OS Grid ref:- SD821405
The popular Pendle Way a 45-mile circular long-distance trail which commences Barrowford, passes through the village. The village is also a popular starting point for the steep climb up Pendle Hill.
The Upper and Lower Ogden Reservoirs lie half a mile to the west of the village. Surrounded by forests covering more than 57 acres. Lapwing, curlew and redshank, stonechat, sand piper and reed bunting can be sighted at Upper and Lower Black Moss Reservoirs, during the winter months it is home to several different species of wildfowl, these include Goldeneye, goosander, teal and pochard. Ihe village has a children's playground, located by the stream. There is also an inn, the Pendle Inn, (pictured left) which was built in the 1920's and a restaurant, the Barley Mow. The Pendle Inn's award winning food is home cooked using local produce.
The village car park has a cafe and an information centre and there is a pleasant picnic area which lies adjacent to the stream.
Barley was once an agricultural village until the eighteenth century when textiles began to be manufactured there. The many streams around Barley offered a good source of waterpower which led to the growth of several cotton factories.The cotton twist mill at Narrowgates, which was built by William Hartley to spin cotton warp thread, and the adjacent weavers cottages survive to the present day, a witness to Barley's invovement in the cotton industry in the eighteenth century.
In 2011, a seventeenth century cottage was discovered by water engineers from United Utilities during a routine construction project. The cottage lay under a grass mound near Lower Black Moss reservoir. It is thought that it could have been the home of one of the Pendle witches. The building contained a sealed room, where the bones of a cat where discovered bricked into the wall by archaeologists. It is believed the cat was buried alive to protect the cottage's inhabitants from evil spirits. Simon Entwistle, an expert on the witches, said: "In terms of significance, it's like discovering Tutankhamen's tomb.
A circular walk from Barley to Newchurch in Pendle and the Ogden Reservoirs
Distance- about 4 miles
*Exiting the public car park at Barley turn right and proceed a short distance to a t-junction. Go straight across following the sign to Barley Green. Continue to follow the road passing between two pillars to arrive at Nelson water works.
* Just after the waterworks, cross the wooden footbridge over the stream on the left and pass through a gate, continuing head uphill to cross a stile. Turn diagonally left uphill through the field to reach a marker post. Cross over a broken wall to reach another marker post, then turn left continuing to ascend the hill to a gate and a stone pillar.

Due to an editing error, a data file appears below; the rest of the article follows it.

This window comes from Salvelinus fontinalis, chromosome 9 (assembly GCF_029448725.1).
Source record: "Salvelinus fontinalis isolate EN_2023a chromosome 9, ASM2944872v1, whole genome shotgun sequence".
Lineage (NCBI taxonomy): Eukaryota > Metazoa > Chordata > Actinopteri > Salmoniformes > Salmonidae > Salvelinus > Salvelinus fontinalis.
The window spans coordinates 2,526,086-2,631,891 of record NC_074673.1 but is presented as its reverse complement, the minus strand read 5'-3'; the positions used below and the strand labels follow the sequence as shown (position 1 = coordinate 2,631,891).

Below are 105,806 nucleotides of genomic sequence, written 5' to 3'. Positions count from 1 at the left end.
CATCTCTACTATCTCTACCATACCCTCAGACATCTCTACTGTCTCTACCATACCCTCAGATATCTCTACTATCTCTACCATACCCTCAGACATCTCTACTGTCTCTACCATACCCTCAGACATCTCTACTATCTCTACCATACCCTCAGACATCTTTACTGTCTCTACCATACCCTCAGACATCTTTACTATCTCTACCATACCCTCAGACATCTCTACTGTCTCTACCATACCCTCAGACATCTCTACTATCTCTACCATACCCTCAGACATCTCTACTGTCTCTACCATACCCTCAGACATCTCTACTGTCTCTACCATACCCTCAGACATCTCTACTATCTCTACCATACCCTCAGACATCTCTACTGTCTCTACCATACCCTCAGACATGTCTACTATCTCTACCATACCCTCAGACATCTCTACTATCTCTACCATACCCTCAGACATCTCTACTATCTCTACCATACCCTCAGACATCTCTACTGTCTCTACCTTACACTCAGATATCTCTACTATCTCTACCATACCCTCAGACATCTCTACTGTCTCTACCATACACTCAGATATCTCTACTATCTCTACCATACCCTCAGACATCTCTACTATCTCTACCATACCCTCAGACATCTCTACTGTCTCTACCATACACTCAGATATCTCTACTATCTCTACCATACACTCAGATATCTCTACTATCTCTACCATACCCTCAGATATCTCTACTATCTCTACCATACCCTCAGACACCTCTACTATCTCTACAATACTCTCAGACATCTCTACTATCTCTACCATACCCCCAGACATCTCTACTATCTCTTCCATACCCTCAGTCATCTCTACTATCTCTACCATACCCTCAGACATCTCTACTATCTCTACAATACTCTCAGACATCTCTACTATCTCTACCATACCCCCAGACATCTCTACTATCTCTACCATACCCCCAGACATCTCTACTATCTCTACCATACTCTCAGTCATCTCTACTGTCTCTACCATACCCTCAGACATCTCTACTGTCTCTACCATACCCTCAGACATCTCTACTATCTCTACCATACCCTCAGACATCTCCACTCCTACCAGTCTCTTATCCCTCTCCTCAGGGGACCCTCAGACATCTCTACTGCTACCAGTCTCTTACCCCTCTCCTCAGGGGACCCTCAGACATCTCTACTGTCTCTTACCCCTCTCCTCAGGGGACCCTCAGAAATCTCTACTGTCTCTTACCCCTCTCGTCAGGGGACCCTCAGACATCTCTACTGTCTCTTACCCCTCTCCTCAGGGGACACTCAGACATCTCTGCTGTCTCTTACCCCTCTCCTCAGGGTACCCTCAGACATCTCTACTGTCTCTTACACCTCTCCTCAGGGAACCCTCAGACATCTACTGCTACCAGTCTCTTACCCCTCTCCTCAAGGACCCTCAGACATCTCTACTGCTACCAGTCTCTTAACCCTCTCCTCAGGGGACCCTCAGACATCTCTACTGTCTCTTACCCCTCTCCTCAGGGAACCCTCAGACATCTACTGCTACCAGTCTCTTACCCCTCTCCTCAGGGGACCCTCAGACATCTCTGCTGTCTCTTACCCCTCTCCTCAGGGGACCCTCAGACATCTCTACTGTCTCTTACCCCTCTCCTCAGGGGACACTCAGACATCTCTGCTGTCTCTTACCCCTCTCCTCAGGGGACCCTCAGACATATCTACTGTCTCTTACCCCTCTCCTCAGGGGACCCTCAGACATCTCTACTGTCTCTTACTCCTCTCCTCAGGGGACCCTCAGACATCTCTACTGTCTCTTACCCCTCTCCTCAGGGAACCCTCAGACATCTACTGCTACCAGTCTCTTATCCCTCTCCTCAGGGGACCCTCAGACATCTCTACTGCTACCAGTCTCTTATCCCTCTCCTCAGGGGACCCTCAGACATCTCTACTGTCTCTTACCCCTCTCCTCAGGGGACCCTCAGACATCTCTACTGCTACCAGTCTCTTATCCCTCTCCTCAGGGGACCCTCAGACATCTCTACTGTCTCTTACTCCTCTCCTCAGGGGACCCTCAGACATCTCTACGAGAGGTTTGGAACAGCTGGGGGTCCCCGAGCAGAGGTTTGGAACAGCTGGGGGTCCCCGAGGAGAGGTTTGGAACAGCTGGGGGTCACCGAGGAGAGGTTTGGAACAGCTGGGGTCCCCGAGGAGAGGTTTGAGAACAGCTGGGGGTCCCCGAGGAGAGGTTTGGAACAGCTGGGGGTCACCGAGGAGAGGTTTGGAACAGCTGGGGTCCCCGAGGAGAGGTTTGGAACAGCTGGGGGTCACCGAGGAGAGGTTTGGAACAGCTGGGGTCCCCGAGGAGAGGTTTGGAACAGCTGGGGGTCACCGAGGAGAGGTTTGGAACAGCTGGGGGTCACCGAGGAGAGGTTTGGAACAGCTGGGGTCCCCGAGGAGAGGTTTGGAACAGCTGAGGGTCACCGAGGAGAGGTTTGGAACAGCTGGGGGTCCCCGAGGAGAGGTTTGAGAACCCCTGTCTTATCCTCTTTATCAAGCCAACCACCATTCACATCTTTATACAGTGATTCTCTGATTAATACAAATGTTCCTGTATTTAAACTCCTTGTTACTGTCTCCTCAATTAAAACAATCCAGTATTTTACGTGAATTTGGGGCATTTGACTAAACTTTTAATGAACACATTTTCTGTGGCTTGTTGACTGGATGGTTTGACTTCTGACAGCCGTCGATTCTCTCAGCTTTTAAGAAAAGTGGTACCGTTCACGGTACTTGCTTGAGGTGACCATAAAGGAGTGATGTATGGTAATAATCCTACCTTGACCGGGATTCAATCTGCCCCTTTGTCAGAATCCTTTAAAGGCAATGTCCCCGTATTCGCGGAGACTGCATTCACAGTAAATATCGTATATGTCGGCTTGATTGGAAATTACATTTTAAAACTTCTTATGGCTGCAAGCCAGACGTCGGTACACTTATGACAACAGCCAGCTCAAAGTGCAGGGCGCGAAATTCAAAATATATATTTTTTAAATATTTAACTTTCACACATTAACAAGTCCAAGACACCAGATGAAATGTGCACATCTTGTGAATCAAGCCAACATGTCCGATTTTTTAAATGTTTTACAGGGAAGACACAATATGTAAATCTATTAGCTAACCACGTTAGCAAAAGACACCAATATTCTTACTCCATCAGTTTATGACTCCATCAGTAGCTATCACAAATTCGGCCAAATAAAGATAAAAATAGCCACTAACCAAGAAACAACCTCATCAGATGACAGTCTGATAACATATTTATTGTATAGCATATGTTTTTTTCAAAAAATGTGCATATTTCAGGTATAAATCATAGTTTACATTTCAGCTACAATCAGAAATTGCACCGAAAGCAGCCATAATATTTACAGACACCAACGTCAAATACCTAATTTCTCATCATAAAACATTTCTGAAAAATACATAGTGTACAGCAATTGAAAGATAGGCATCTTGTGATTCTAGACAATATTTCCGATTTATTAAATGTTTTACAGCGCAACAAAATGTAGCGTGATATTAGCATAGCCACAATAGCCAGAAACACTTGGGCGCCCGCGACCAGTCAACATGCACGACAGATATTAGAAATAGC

* Pass through the gate and turn left, following the Pendle Way, pass over the brow of the hill and decend into the village of Newchurch in Pendle. Turn right down the road to visit St. Mary’s Church.
* Turn left on exiting the churchyard and continue along the road to the junction at which point turn rightfollowing the sign for Sabden Fold. Continue along the road passing Faugh’s Quarry on the right, where it was claimed that 20 years before the Lancashire Witch Trials, Elizabeth Demdike, one of the accused, met the devil. Proceed along the road, the passing the Shekinah Christian Centre.
*Just after a large house and a drive way on the right turn right through the gate and ascend the steep hill by the side of the dry stone wall on our right and not the track going to the left.
*Pass through a gate with a yellow arrow and continue to the brow of the hill. Proceed downhill still with the wall on your right towards Upper Ogden Reservoir.
*On reaching the reservoir pass over a stile and go down the steps on the right, pass through a kissing gate on the left, turn right and follow the track to Lower Ogden Reservoir.
*Follow the track with the reservoir on your right to return to the car park at Barley.
Nearby Places of Interest
Pendle Heritage Centre set in a range of tastefully restored Grade II Listed farm buildings and .consists of a museum, art gallery, gift shop, tea-room, an eighteenth century walled garden, cruck barn with farmyard animals and tourist information.
Whalley Abbey- founded by Henry de Lacy, third Earl of Lincoln on the 4th April 1296.
Lancaster Castle founded in the tenth century
Ashton Memorial in Williamson Park, Lancaster was commissioned by James Williamson, Baron Ashton as a tribute to his second wife, Jenny and was built between 1907 and 1909.
Butterfly House, Lancaster
Clitheroe Castle-Norman castle keep and museum, said to be one of the oldest buildings in Lancashire, and one of the smallest keeps in England,